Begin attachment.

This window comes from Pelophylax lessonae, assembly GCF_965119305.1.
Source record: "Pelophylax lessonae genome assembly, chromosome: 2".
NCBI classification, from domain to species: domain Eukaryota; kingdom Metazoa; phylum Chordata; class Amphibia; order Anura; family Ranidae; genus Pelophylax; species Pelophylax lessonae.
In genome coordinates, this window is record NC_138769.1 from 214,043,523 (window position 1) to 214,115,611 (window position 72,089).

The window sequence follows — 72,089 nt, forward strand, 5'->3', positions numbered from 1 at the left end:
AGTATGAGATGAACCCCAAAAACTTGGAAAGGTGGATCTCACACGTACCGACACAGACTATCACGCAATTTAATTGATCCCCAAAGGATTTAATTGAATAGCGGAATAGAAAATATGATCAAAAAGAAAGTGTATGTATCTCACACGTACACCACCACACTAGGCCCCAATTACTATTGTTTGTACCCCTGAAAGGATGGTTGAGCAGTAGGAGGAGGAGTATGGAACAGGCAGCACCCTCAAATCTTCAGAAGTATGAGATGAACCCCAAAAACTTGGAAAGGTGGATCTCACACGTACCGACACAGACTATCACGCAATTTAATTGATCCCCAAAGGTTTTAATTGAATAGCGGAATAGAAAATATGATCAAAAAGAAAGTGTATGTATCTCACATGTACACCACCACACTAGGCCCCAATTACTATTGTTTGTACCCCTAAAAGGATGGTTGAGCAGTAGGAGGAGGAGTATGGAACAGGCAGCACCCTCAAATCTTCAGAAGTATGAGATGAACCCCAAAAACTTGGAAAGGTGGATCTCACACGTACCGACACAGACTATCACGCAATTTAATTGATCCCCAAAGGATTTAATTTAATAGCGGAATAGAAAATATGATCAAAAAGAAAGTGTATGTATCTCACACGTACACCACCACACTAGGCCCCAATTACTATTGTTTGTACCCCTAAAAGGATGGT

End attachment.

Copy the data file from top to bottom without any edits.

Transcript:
This window comes from Pelophylax lessonae, assembly GCF_965119305.1.
Source record: "Pelophylax lessonae genome assembly, chromosome: 2".
NCBI classification, from domain to species: domain Eukaryota; kingdom Metazoa; phylum Chordata; class Amphibia; order Anura; family Ranidae; genus Pelophylax; species Pelophylax lessonae.
In genome coordinates, this window is record NC_138769.1 from 214,043,523 (window position 1) to 214,115,611 (window position 72,089).

The window sequence follows — 72,089 nt, forward strand, 5'->3', positions numbered from 1 at the left end:
AGTATGAGATGAACCCCAAAAACTTGGAAAGGTGGATCTCACACGTACCGACACAGACTATCACGCAATTTAATTGATCCCCAAAGGATTTAATTGAATAGCGGAATAGAAAATATGATCAAAAAGAAAGTGTATGTATCTCACACGTACACCACCACACTAGGCCCCAATTACTATTGTTTGTACCCCTGAAAGGATGGTTGAGCAGTAGGAGGAGGAGTATGGAACAGGCAGCACCCTCAAATCTTCAGAAGTATGAGATGAACCCCAAAAACTTGGAAAGGTGGATCTCACACGTACCGACACAGACTATCACGCAATTTAATTGATCCCCAAAGGTTTTAATTGAATAGCGGAATAGAAAATATGATCAAAAAGAAAGTGTATGTATCTCACATGTACACCACCACACTAGGCCCCAATTACTATTGTTTGTACCCCTAAAAGGATGGTTGAGCAGTAGGAGGAGGAGTATGGAACAGGCAGCACCCTCAAATCTTCAGAAGTATGAGATGAACCCCAAAAACTTGGAAAGGTGGATCTCACACGTACCGACACAGACTATCACGCAATTTAATTGATCCCCAAAGGATTTAATTTAATAGCGGAATAGAAAATATGATCAAAAAGAAAGTGTATGTATCTCACACGTACACCACCACACTAGGCCCCAATTACTATTGTTTGTACCCCTAAAAGGATGGT